UPDATE NOV 5: New card available, click here to jump to it
In conjunction with IdentiFriday and Making identifying more fun/interesting, may I present “Identifier’s Bingo.” To start, choose your difficulty level:
EASY: Make one ID per square
MEDIUM: Make 5 IDs per square
HARD: Make 10 or more IDs per square
When you’re done, comment BINGO (5 in a row) or BLACKOUT (complete all squares). You don’t have to admit your difficulty level unless you want to, and there’s no prize but the likes or replies on your comment <3
*does not require that you make an ID on the pumpkin. Please stick to those most obviously captive (carved, sitting on porches, etc) and if you don’t see any obvious ones, another identifier probably cleared them out. I’m sure there will be more over the next few days.
Ideas for future bingo cards are also welcome!
suggestions for genus to species:
suggestions for places needing attention with lots of obs:
friend who wants IDs:
mistakes that need fixin’:
“bushtit” is often selected for bushes (put into Tracheophyta)
try Argiope spiders, the species are relatively distinct + observed often
back someone up:
you can always follow up on my coarse IDs, I’ve got tens of thousands without an Improving
I swear there was a thread talking about this… give me a moment…
thinking about it, depends on your current skill set
auto-pilot can also be for marking as cultivated… go get them cats, dogs, pigs, horses etc
physical field guides:
you can often find virtual copies of physical books through google books/scholar or your local library
Ginkgo biloba (actually the entire phylum Ginkgoopsida is monotypic!)
Heteromeles arbutifolia (not an easy ID though, I don’t recommend trying to learn it if you’ve never seen one)
One suggestion: change the ID some unknowns link to sort by random. That way it won’t be skewed towards newer observations, and if multiple people try it at the same time they won’t end up racing (not that that isn’t also fun).
I did the first 5 (the easy ones, I’d say). I wasn’t counting very well but I think I did at least five each. Great game, I will try again later!
(P.S. you misspelled “outliers”.)
Annotate plants as ‘flowering’ ‘no evidence of flowering’ ‘flower budding’ or ‘fruiting’ on autopilot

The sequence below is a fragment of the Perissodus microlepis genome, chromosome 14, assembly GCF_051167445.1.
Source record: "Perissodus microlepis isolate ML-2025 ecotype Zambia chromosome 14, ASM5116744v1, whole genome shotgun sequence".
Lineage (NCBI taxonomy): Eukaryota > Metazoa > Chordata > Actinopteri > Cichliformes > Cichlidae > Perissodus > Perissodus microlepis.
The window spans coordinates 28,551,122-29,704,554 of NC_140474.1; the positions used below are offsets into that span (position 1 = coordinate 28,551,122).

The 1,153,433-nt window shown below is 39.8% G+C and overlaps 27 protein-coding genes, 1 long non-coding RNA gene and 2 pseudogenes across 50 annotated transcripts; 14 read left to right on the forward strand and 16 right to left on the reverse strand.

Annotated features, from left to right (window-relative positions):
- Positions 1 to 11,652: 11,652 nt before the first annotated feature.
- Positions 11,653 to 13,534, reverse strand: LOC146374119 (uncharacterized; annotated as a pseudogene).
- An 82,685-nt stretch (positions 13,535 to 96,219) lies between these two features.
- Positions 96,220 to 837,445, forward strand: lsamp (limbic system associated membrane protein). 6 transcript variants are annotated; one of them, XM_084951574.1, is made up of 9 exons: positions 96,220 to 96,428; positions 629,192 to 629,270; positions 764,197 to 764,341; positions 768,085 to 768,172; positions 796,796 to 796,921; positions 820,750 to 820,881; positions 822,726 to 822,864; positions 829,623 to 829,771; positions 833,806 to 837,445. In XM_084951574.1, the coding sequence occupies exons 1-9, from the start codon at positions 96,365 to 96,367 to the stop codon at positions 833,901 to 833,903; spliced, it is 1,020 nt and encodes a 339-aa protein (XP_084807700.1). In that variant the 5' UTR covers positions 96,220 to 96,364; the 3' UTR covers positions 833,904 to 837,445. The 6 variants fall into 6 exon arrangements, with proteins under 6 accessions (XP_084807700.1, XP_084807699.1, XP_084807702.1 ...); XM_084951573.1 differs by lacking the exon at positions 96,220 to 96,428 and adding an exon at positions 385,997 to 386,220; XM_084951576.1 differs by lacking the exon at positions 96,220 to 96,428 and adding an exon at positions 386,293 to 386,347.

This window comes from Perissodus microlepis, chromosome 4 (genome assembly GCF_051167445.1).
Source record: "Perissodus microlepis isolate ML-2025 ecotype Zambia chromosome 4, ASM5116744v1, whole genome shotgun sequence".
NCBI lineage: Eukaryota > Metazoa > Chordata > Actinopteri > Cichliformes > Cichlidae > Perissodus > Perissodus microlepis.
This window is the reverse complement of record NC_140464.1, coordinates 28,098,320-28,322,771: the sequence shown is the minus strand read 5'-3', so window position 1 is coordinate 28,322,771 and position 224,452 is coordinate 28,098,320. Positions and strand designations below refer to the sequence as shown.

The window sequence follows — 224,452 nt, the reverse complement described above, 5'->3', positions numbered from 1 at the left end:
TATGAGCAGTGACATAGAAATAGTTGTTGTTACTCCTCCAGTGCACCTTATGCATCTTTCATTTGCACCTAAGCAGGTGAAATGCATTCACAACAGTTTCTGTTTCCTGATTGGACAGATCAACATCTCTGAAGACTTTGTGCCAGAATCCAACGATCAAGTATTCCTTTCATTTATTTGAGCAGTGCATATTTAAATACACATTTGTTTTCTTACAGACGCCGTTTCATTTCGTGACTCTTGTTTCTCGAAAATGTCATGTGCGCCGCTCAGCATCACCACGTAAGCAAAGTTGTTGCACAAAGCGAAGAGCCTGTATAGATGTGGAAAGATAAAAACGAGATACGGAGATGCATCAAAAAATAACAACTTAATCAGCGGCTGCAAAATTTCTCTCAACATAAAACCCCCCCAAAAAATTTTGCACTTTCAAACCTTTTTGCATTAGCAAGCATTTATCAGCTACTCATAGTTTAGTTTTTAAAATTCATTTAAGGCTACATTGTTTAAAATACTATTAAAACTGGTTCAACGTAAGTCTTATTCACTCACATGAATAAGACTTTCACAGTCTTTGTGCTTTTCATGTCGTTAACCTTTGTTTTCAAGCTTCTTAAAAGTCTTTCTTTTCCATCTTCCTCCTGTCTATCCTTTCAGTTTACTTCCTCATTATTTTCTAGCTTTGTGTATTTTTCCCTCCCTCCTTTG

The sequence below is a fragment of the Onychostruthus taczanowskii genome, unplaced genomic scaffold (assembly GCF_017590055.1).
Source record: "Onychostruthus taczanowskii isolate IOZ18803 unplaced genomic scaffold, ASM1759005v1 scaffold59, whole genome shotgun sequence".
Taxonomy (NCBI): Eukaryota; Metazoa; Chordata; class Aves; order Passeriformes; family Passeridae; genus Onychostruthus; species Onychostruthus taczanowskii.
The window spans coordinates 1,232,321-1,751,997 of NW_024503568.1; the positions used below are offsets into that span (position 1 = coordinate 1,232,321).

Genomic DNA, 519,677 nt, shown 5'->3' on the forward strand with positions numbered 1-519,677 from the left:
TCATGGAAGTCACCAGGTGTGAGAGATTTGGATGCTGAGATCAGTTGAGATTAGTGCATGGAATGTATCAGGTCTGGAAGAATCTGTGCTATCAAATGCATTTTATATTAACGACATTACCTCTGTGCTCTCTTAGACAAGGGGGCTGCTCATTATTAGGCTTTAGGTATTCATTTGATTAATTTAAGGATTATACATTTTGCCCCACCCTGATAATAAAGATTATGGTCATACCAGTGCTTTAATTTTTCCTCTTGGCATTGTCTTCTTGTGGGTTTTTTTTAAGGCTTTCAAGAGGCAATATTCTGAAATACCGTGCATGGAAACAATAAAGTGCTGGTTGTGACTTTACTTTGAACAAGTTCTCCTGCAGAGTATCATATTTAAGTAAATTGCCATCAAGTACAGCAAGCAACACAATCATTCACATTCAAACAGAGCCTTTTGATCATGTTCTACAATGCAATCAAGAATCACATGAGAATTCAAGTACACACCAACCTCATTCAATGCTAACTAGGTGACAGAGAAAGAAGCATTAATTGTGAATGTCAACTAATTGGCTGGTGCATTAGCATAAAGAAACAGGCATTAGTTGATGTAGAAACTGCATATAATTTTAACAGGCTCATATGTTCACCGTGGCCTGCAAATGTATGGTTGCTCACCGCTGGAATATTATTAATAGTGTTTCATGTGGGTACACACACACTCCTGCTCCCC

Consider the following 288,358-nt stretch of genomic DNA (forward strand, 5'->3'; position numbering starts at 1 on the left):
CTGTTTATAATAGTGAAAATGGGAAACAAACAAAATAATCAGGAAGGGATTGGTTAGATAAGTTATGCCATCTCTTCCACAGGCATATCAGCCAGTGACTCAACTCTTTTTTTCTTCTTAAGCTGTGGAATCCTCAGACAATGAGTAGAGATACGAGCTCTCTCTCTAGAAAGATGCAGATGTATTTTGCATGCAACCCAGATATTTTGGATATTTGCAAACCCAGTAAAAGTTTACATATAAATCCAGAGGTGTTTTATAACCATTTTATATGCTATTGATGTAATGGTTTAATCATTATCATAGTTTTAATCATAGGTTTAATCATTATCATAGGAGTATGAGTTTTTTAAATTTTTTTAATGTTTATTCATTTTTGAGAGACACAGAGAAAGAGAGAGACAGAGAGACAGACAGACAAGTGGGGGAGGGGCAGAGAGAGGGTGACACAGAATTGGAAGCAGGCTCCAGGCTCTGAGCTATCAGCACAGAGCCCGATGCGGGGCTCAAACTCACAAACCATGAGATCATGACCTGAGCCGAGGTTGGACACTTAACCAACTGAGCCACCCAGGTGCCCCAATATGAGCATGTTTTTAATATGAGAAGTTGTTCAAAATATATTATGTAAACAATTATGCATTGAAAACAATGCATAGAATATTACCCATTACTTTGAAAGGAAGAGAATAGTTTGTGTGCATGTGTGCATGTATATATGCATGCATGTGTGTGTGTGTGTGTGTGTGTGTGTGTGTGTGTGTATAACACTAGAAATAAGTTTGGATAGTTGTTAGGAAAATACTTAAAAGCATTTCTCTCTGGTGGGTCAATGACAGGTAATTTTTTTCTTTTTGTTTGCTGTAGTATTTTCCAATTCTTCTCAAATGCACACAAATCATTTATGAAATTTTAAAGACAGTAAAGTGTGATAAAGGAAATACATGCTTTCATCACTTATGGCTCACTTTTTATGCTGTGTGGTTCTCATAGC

Fix observations accidentally marked ‘captive’ by searching for captive observations in places where it makes no sense for something to be captive, like a squirrel on a mountaintop in a national park.
Great idea! Might also be something (provided good guidance, of course) for biology courses or even school projects.
Took the first row (5 IDs for each field), choosing Calypso as a monotypic species and after I ran out after four observations, chose Homo for the last one
omg … lots of school classes playing ID bingo …
I am not convinced I would like the outcome …
No way, I didn’t realise Nerium only had a single species. I’ve been one of those annoying people only IDing it to genus. Well, that gives me a whole bunch of things to fix, if I ever run out of things to fix!
This is a wicked cool idea! And luckily today is rainy (and I’m still stiff from yesterday’s hike), so once I have some coffee, the game is ON!
Here’s an ID that could use backing up: https://www.inaturalist.org/observations/98521733
ETA: Done! Thank you, @carnifex!
“You have won the coveted iNat-ter badge, wear it with pride!”
BINGO for the last row! One captive pumpkin, 5 or 6 State of Matter Life observations moved onward, a few random IDs on my last birthday, a bunch of Chicory IDs in New England, USA, and I consulted Tom Murray’s Insects of New England & New York to learn how to ID Locust Borers (which I’ve never IDed before, and there was a grand total of one observation in New England that needed IDing).
Ideas for future bingo squares:
Make annotations on 25 of your IDs (ETA: or your own observations, for that matter).
Pair up with another iNatter to push each other’s IDs to Research Grade (assuming the observations deserve Research Grade!). For example, there are now a bunch of unconfirmed Chicory observations in New England that I can’t move to Research Grade, because I was the one who IDed them to Chicory in the first place.
Pick your next far-off vacation spot for when the pandemic is over and practice IDing species there (for example, my sister lives in Melbourne, Australia, and someday I am going there, so I might as well learn some of the common local species now).
I feel like that second vertical line from the left has me written all over it. I often find monotypics and push them along, I’m from a small forgettable place, so those are the places I like to focus on, and love IDing outliers and oddballs haha.
What does “go auto-pilot” mean?
Only that not much brain power will be required. The other thread described it as “robot mode”